Wednesday, November 4, 2009

Compost, Cows and Farm Troubles

Today was another awesome day in Charlottesville ... except for a little drama-for-your-mama, crazy moments.  After sitting in work meetings this morning, our entire work group (about 20 sustainability advocates for our company) boarded a charter bus to view composting, farming and local foods operations in the vicinity of University of Virginia. Essentially, we were watching the process from farm to table (except backwards based on the way we toured the sites).

First - we stopped at one of the campus dining halls to view the back-of-the-house composting operations. Workers collecting leftover food waste and collected it into compost bins.  We then boarded a charter bus to Panorama Pay Dirt, a local farm which composts food waste from University of Virginia dining.  While I've seen composting operations before at my own campus (U Minn), I hadn't had the opportunity to hear from the farmer's mouth about the experience of composting. It was really motivating to hear his passon shine through.

Here's some pics from the compost site:

Can you see the steam rising off this compost pile? That's how hot it is! Incredible.

Next, we boarded the charter bus in route to Wolf Creek Farms, about 20 minutes down the way. This is one of the farms Univ of Virginia Dining purchases their local, grass-fed beef from. Farmer John was so nice and very interesting as he talked about the process of raising cattle for slaughter and the land life cycle (he's really a grass farmer, he said). If you've read Michael Pollan's Omnivore's Dilemma, you know exactly the type of farm I'm speaking of. What a moving experience!

The farmer loaded us onto a hay rack ride and drove us up one of his hills where some of the cows were grazing. The cows were super friendly and came right up to us (I think they're used to workers being near them). The funniest (or not so funny) story he told us was about the heifers. Every heifer is expected to birth a calf every year. If she doesn't get pregnant one year, she's sent to the slaughter house. Tough life, huh! The bulls are also fed the crap hay because they don't want them to get too fat - the fatter the bull, the more impotent it is (true to humans too, right?). There were so many more stories he shared with us about the differences between corn-fed and grass-fed cattle. What an amazing experience to have the opportunity to see first hand, absolutely amazing.

Check out a few photos from Wolf Creek:

The hay ride up the hill to the grazing cattle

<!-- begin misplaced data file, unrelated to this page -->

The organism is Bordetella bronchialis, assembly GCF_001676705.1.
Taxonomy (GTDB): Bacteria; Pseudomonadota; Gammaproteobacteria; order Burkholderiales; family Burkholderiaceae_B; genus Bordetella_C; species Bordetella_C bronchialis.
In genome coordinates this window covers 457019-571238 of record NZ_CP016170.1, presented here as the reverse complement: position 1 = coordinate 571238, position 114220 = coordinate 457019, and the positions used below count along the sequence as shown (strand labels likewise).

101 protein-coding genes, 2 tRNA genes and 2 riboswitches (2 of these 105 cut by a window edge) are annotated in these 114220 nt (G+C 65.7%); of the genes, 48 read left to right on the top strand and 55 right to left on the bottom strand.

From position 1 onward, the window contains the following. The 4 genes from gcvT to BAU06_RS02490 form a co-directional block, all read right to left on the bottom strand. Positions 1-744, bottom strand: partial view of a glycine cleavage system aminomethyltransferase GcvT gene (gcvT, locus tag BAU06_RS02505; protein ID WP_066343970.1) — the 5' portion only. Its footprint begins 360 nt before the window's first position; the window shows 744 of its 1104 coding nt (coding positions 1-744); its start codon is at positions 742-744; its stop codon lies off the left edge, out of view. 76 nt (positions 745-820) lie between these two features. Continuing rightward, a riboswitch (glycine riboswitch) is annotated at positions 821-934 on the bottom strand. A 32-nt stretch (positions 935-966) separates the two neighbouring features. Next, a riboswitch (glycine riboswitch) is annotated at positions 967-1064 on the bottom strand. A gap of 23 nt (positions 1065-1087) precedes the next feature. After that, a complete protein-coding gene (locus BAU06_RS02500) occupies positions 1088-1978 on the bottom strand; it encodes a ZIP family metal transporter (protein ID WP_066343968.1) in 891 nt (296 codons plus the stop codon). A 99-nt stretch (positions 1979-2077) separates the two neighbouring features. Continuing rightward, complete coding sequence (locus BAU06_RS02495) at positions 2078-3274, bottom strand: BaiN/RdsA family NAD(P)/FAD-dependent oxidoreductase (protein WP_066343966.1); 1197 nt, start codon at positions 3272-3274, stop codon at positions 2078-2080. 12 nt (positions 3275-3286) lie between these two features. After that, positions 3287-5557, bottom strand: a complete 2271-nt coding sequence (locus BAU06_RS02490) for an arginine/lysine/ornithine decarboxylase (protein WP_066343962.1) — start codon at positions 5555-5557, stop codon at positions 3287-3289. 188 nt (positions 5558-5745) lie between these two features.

As we drove up the path, all the cows wandered our way to see who was stopping by

The hillside - look at all the beautiful trees!

One of the cows in the lot - look how close she came to us! No fear ...

After we left Wolf Creek, we headed to one last farm near the Univ Virginia campus. We toured the grounds of an estate someone left the university. Upon leaving, we drove the charter bus down the steep hillside only to arrive to a gate which was LOCKED. Our bus driver got out and investigated, then slowly backed up the charter bus UP the hill, in the pitch dark. Half way up, he attempts to make a three-point turn in a roadway. I'm sitting in the very front row and all I could see is the VERY STEEP drop off the side of the road where I was sure our bus was headed. After about 20 minutes, he accomplishes the turn and we're on our way. .. ... .. To only arrive at another gate. Another STUPID gate. Another STUPID gate which is standing in the way of us all having 30 precious minutes to ourselves at the hotel before dinner to clean up after being on farms and compost piles all afternoon. One of the coordinators from the campus attempted to call our contact at the farm, but her phone died. So all the local people in our group called EVERY SINGLE PERSON they knew who MIGHT know someone with a key to this stupid electronic gate. And two hours, TWO HOURS, later, someone finally came to let us out of that stupid farm. It was miserable.  So while we waited for two hours, one of the girls in our group stood up and ran to the front of the bus. We weren't sure what the matter was, then she pointed to her neck. She was CHOKING! on her gum. After a few stunned minutes, the lady sitting next to me jumped up and gave her the heimlich maneuver!! It was the freakiest, craziest drama filled two hours on a bus in the middle of nowhere farm. I still can't believe that all happened. 

So...after someone finally arrived to let us out, we headed straight to dinner at a restaurant called The Local and dined on delicous local foods from the Virginia area. All was well, after a very long, wonderful, hectic, crazy day of sustainability tours.

No comments:

Post a Comment